New device to detect arthritis by listening to a patient’s knees
Researchers have moved a step closer to producing a new device for GPs to detect osteoarthritis and monitor its progression by listening to the noises emitted by their knees.
A team at Lancaster University and UCLan, led by Professor John Goodacre and Professor Lik-Kwan Shark, have found that a technique called acoustic emission - routinely used in the engineering industry to detect unsafe buildings and bridges - can also be used to pinpoint joint degeneration.
A two-year study involving 50 people showed that the sound waves made by the knees of healthy people were different to those with osteoarthritis of the knee.
“We found that that by measuring and analysing high frequency sounds released within knee joints during movement we could tell whether or not the person had osteoarthritis of the knee, and also their age group,” explained Professor Goodacre, head of Postgraduate Medicine at Lancaster’s new School of Health and Medicine, and an honorary consultant rheumatologist at Blackpool, Fylde and Wyre NHS Foundation Trust.
Professor Goodacre added that the research, funded by Arthritis Research UK, provided an excellent basis for the development of a small, portable piece of equipment which could be used easily by GPs, hospital doctors and nurses to assess patients with knee osteoarthritis regularly to see whether the knee is changing or responding to treatment.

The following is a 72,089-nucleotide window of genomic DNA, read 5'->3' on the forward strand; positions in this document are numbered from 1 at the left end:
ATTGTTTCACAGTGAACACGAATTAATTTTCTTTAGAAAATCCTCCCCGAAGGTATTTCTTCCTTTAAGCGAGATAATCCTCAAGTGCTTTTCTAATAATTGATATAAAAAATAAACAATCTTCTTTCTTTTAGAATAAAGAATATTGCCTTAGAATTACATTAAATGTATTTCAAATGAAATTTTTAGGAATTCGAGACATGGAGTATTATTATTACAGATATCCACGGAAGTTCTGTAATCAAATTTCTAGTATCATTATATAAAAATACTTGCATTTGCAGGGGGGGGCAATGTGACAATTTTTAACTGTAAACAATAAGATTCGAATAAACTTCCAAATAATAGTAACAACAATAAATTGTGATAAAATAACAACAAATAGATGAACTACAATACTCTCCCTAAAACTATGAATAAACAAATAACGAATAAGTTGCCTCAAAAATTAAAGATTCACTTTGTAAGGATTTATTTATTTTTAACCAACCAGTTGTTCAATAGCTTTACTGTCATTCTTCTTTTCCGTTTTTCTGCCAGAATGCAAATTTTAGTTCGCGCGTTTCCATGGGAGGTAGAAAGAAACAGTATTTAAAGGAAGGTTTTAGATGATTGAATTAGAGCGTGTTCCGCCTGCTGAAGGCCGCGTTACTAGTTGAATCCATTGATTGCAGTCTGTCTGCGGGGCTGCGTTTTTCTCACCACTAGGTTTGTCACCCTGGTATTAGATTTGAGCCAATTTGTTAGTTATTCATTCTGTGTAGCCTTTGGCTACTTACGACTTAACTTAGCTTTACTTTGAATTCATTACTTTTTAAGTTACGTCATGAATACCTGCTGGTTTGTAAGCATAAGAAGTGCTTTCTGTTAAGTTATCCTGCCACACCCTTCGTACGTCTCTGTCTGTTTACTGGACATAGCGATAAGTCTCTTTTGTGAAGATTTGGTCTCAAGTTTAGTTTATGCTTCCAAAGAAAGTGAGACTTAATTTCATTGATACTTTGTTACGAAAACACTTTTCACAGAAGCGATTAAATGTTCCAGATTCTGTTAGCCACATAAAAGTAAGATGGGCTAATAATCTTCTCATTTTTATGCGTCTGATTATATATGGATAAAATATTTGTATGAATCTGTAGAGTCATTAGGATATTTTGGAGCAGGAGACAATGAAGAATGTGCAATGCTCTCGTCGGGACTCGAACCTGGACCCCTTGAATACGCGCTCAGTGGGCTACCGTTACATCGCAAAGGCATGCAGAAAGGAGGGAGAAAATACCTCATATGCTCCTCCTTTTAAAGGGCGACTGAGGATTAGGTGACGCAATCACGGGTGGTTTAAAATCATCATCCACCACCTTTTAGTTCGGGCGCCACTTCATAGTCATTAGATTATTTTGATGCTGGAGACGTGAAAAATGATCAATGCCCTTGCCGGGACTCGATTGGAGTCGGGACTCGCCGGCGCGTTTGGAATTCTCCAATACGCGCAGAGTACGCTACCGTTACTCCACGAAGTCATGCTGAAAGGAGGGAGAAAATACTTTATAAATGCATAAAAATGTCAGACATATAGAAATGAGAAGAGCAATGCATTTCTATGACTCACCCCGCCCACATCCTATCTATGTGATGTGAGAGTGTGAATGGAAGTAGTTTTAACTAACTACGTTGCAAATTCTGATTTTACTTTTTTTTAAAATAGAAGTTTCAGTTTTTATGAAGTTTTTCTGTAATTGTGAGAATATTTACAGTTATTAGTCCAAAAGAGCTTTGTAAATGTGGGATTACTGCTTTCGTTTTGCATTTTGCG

However, there were still questions around the power of the testing method and whether it could detect more subtle changes.
In the study, microphones were attached to the knees of patients and healthy controls, and the noises emanating from their knees were measured as they stood up from a sitting position five times.
Professor Goodacre is now keen to develop the work further by testing and validating the equipment on larger numbers of people, and is currently designing the next phase of the work which he hopes will involve GP surgeries and orthopaedic and rheumatology departments around the country.
The research has been published in clinical and medical engineering journals and was presented at the British Society for Rheumatology conference.
“At the moment it’s looking very optimistic, and I can envisage that this device could be used as both an early diagnostic tool for GPs, and potentially as a quick, simple means of detecting the progression of osteoarthritis, reducing the need for MRI or other expensive, and less accessible, techniques,” said Professor Goodacre.